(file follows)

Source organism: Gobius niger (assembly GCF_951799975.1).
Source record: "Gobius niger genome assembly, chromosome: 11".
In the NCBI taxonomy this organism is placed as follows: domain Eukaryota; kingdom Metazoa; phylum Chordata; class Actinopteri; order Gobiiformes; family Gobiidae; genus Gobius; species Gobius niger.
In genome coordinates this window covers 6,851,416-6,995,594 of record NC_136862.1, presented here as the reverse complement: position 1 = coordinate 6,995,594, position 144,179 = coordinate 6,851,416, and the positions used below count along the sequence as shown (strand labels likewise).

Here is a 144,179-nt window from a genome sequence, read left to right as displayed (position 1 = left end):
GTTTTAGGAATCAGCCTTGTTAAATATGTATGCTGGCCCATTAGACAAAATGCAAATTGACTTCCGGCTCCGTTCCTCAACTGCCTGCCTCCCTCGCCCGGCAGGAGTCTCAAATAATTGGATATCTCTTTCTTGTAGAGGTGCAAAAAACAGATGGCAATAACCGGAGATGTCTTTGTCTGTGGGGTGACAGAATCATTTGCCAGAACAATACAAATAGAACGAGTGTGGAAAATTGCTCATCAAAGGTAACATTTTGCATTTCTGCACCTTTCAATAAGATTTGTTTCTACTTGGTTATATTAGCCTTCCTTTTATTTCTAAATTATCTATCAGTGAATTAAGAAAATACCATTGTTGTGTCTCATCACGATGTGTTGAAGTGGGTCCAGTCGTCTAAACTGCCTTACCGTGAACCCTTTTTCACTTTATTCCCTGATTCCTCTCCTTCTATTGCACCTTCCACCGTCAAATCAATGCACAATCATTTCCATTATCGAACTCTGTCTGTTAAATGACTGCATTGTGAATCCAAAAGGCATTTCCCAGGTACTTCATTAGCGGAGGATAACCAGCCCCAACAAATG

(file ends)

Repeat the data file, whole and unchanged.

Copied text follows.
Source organism: Gobius niger (assembly GCF_951799975.1).
Source record: "Gobius niger genome assembly, chromosome: 11".
In the NCBI taxonomy this organism is placed as follows: domain Eukaryota; kingdom Metazoa; phylum Chordata; class Actinopteri; order Gobiiformes; family Gobiidae; genus Gobius; species Gobius niger.
In genome coordinates this window covers 6,851,416-6,995,594 of record NC_136862.1, presented here as the reverse complement: position 1 = coordinate 6,995,594, position 144,179 = coordinate 6,851,416, and the positions used below count along the sequence as shown (strand labels likewise).

Here is a 144,179-nt window from a genome sequence, read left to right as displayed (position 1 = left end):
GTTTTAGGAATCAGCCTTGTTAAATATGTATGCTGGCCCATTAGACAAAATGCAAATTGACTTCCGGCTCCGTTCCTCAACTGCCTGCCTCCCTCGCCCGGCAGGAGTCTCAAATAATTGGATATCTCTTTCTTGTAGAGGTGCAAAAAACAGATGGCAATAACCGGAGATGTCTTTGTCTGTGGGGTGACAGAATCATTTGCCAGAACAATACAAATAGAACGAGTGTGGAAAATTGCTCATCAAAGGTAACATTTTGCATTTCTGCACCTTTCAATAAGATTTGTTTCTACTTGGTTATATTAGCCTTCCTTTTATTTCTAAATTATCTATCAGTGAATTAAGAAAATACCATTGTTGTGTCTCATCACGATGTGTTGAAGTGGGTCCAGTCGTCTAAACTGCCTTACCGTGAACCCTTTTTCACTTTATTCCCTGATTCCTCTCCTTCTATTGCACCTTCCACCGTCAAATCAATGCACAATCATTTCCATTATCGAACTCTGTCTGTTAAATGACTGCATTGTGAATCCAAAAGGCATTTCCCAGGTACTTCATTAGCGGAGGATAACCAGCCCCAACAAATG